Publisher - September 2020

Pub0920“Positive thinking will let you do everything better than negative thinking will.” —Zig Ziglar

Why wouldn’t someone want to look on the bright side, think positive and hope for the best? Research has proven time and again that those who think positive thoughts achieve better health, greater prosperity and more happiness than those who dwell in the negative. However, there are many people who still approach life with a grim outlook—always expecting the worst and even downplaying good fortune. In fact, some people can’t see the silver lining in anything, especially in 2020.

How sad it must be to go through every day grumpy. I say grumpy because I think negative people are grumpy. I started a conversation with a lady at a luncheon, and within 17 seconds, I regretted it. She was a total downer—an energy drain. I tuned her out because her negativity drowned out her credibility. Although I felt for her, I couldn’t tolerate the physical effect her negativity had on me. I should have noticed her name tag before I spoke to her—Eeyore.

Seriously, Eeyore, from the Winnie the Pooh series, is probably the most famous pessimist. Wikipedia describes him as a pessimistic, gloomy, depressed, anhedonic, old, grey stuffed donkey. If that’s not a metaphor for life, I don’t know what is. If I were looked upon in the same dim, morose light as Eeyore, I would make a conscious decision to quit being a pessimist—not for others, but for myself. Because, if I were all those things, I would live a shriveled life.

There is a Peanuts comic where Charlie Brown is talking to Snoopy. Charlie says: “We only live once, Snoopy.” Snoopy replies: “Wrong! We only die once. We live every day!”

This is powerful because it reminds us we all have a choice of how we choose to BE every single day. Negative people cast a choking energy like a dark cloud over people, occasions, events, organizations and themselves. There is power in negativity, albeit the type you don’t want. Pessimists force their gloom and doom everywhere they go. They turn joy into worry, hope into fear, discussions into arguments and laughter into silence. The result is people walking on eggshells. However, no matter how lightly one treads, the pessimist is still bound to crack.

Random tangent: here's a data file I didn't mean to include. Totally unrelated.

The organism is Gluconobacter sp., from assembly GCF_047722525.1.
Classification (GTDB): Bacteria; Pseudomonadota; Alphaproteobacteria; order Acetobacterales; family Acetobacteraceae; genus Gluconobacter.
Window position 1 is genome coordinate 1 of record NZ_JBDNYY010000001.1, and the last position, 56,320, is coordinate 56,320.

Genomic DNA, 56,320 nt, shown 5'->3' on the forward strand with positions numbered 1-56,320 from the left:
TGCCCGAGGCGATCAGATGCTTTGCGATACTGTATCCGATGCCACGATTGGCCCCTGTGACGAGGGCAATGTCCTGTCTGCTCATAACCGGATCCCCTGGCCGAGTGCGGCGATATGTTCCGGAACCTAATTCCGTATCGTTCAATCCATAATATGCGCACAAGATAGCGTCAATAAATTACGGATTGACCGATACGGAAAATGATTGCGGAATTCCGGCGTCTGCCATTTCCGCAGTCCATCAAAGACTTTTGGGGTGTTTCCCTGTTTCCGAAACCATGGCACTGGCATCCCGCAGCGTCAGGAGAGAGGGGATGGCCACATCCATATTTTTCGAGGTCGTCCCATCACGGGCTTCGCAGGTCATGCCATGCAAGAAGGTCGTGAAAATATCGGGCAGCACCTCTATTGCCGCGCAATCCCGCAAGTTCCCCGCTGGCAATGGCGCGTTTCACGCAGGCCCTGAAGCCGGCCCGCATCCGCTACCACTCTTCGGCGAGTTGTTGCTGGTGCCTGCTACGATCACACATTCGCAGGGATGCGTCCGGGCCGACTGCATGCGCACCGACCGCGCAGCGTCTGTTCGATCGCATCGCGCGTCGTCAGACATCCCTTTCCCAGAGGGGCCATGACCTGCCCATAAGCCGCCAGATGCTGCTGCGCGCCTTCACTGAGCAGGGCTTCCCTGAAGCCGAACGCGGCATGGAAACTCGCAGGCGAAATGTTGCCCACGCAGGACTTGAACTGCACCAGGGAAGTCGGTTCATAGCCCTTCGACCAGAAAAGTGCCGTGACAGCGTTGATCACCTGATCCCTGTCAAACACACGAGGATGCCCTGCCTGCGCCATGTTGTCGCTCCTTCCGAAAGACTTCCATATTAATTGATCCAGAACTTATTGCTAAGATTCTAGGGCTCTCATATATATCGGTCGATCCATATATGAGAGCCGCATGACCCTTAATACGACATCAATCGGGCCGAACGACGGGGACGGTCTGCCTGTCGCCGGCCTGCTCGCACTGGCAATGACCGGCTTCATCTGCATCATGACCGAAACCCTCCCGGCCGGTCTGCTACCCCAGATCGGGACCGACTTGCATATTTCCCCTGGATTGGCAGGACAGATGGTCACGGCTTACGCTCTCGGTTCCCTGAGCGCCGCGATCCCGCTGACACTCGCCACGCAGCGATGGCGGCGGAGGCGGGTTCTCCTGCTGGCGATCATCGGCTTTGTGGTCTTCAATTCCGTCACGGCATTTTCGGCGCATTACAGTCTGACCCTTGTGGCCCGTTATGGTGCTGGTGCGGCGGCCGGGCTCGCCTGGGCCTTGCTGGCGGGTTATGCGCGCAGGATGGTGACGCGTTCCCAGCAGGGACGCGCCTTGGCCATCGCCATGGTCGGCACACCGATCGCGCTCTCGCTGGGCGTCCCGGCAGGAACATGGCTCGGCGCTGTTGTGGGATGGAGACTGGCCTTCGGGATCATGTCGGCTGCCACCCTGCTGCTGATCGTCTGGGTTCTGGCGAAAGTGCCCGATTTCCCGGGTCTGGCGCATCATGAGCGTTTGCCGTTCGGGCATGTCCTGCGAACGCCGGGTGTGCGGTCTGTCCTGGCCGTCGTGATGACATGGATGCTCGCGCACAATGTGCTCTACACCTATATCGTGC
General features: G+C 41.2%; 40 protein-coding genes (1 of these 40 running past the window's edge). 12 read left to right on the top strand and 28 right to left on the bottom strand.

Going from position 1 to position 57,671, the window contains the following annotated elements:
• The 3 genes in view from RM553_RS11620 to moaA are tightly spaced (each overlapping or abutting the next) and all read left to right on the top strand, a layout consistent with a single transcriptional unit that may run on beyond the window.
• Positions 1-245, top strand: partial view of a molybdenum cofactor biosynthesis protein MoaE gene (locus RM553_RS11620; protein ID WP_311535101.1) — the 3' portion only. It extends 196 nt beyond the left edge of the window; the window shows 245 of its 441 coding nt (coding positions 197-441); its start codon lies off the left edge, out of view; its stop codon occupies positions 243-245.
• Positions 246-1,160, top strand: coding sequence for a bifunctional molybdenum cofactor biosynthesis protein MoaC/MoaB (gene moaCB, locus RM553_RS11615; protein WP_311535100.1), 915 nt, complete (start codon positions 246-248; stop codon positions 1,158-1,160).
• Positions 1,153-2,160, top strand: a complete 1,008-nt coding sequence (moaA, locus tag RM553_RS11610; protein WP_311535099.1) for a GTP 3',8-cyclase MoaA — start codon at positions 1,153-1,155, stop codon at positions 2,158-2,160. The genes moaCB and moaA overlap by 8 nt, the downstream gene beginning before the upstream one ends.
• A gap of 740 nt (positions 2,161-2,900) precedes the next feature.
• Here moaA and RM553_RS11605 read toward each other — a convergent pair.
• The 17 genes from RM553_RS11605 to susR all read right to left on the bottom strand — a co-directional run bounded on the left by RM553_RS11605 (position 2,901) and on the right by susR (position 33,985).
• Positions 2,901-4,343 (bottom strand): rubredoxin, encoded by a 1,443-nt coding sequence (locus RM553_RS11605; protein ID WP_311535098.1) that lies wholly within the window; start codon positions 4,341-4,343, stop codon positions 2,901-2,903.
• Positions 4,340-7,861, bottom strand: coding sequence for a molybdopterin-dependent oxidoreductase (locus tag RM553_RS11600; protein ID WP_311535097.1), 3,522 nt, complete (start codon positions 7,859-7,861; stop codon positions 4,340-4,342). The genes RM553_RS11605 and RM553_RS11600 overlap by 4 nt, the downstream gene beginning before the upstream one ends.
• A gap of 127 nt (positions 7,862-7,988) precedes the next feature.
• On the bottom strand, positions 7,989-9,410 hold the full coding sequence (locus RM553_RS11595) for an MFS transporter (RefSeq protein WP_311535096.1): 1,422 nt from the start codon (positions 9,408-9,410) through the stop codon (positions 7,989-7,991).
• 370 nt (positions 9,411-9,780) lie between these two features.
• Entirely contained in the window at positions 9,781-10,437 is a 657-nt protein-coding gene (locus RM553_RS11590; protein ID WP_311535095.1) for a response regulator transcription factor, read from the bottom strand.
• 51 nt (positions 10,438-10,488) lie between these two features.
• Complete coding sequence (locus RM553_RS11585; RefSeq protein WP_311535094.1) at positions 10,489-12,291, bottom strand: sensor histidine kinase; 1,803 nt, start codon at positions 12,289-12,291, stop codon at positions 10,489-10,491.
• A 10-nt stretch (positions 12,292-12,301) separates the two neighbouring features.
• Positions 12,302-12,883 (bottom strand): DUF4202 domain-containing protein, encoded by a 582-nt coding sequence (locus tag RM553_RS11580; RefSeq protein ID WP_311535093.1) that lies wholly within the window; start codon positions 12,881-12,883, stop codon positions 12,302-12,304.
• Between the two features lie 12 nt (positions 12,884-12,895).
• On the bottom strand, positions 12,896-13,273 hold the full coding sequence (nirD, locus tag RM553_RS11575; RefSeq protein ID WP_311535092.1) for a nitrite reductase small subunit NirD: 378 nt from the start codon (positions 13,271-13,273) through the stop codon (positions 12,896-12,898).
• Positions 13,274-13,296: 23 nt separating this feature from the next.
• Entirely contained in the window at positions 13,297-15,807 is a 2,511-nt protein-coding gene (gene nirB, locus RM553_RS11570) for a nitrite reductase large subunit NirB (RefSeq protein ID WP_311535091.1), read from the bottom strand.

What these lonely shadow dwellers forfeit for the ability to rain on everyone’s parade are deep friendships, true connections and their own happiness. They also damage themselves both physically and emotionally. They end up lonely and sad. That’s a very high price to pay for something that provides no luxury.

According to the Mayo Clinic, there are health benefits in being a positive thinker. The benefits that positive thinking may provide include:

• Increased life span                
• Better psychological and physical well-being        
• Lower levels of distress            
• Greater resistance to the common cold, and maybe…
• Lower rates of depression            
• Reduced risk of death from cardiovascular disease
• Better coping skills during hardships and times of stress

Obviously, being positive doesn’t mean being oblivious to bad things or believing everything is perfect. It simply means shifting  focus from seeing imperfections to finding good, from dwelling on what could go wrong to what could go right and from fearing failure to embracing chance. It’s much more frightening to be an optimist, but so worth the ride.

Instead of pondering the classic optimist-versus-pessimist question—“Is the glass half-empty or half-full,”—I want you to ponder this question: How good are you willing to let it get? Your answer will quickly reveal your degree of optimism or pessimism. If you’re tipping the meter toward pessimism, do yourself a favor and start working to change that.

I understand it’s risky to allow things to be good. Many believe the more positive you think, the farther you have to fall. If you stay in the negative and never expect anything to work out, then you’ll never be disappointed. Right?

Wrong. You will go though your entire life with minimum joy, and that is the biggest disappointment of all—a squandered life. Do you know it’s OK to be happy? It’s OK to hope and dream and dare. Even in these times! It’s OK if the rug is pulled out from under you and you fail miserably. One miserable failure is far better than one miserable life.

Why waste another minute dwelling deep within dismay? You deserve better. Even if you don’t see it, here is your first positive thought: You’ve been through many rough days—some days when you couldn’t stop crying, some when you felt as though your heart would break in half, some when you wondered if the sun would ever shine again. Now, remind yourself that so far your track record of getting through those bad days is 100 percent. I say that’s excellent...and positive!

It’s time to lighten up in spite of it all, dethrone negativity and reclaim your sparkling crown. In doing so, you will lighten your load and release the heavy burden of negative thoughts. You are the ruler of your happiness and don’t ever forget it.

Think Pink,
Elizabeth Millen